Cream with xenon, created in Tomsk, conquers the international market
Scientists at the TSU Laboratory for Biochemistry of Transport Systems have developed a transdermal method for delivering biologically active substances into the body using xenon, an inert gas. The technology is applied to producing creams, in conjunction with the nanocenter Sygma (Tomsk). Now, one of the first products developed by TSU biochemists, a cream with a whitening effect, has successfully entered the market in Southeast Asia: it is sold in Malaysia and Vietnam, where light skin is considered the standard of beauty.
- Xenon is an inert safe gas that has unique physicochemical properties,- says Alexander Verkhovskiy, head of the TSU Laboratory for Biochemistry of Transport Systems, director of the small innovative enterprise NONEKS. - It is not toxic, is not subject to biotransformation in the body, and is devoid of side effects. We managed to develop a technology of xenon saturation of liquids, which allows us to use it as an enhancer for delivering biologically active and medicinal substances into the body, thereby improving the properties of ointments, creams, and gels.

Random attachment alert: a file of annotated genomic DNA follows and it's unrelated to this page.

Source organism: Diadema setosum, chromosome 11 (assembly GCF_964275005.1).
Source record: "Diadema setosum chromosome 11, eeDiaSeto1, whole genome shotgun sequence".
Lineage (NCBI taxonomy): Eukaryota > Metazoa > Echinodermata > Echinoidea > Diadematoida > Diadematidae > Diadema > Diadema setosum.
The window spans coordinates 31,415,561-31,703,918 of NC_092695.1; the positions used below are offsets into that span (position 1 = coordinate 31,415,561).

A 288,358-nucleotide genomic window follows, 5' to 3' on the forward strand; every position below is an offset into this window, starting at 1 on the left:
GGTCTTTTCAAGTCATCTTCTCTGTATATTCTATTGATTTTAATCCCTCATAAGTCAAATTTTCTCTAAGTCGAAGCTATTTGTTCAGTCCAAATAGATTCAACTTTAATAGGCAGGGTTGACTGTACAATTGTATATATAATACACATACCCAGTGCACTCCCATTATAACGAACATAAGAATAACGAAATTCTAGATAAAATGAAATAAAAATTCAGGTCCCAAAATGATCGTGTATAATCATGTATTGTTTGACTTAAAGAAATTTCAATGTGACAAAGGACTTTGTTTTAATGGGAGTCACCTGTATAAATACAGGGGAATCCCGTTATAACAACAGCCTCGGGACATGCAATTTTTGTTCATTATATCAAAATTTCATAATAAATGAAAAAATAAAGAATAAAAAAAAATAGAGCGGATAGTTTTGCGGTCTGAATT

The first product using the technology of TSU biochemists was the cream with a whitening effect. A company from the UK, the Eurasia Consortium Ltd (Oxford), helps promote it. A product called “Snowdrop” is already sold in Malaysia and Vietnam, Brazil, and the UK. China, Japan, and Indonesia are also considered as possible markets. In all these countries, the cult of fair skin is widespread, as it is considered a symbol of health, beauty, and high status.
For the Russian market, scientists have developed several special recipes that, depending on the composition, provide the cream with a moisturizing, anti-inflammatory, or rejuvenating effect.
The TSU Department of Innovations in Science and Technology is in talks with several large companies that have shown interest in the line of xenon cosmetics.
Now biochemists are finalizing a new recipe that includes natural components isolated from Siberian wild plants, cedar oil, and fir extract, which have anti-inflammatory and anti-bacterial properties.
Along with this, the laboratory staff is continuing fundamental research on the properties of xenon. The future results might be used to manufacture a patch in which xenon acts as an enhancer for transdermal delivery and enhancer of the action of drugs to patients with Alzheimer's, Parkinson's disease, and other cognitive disorders.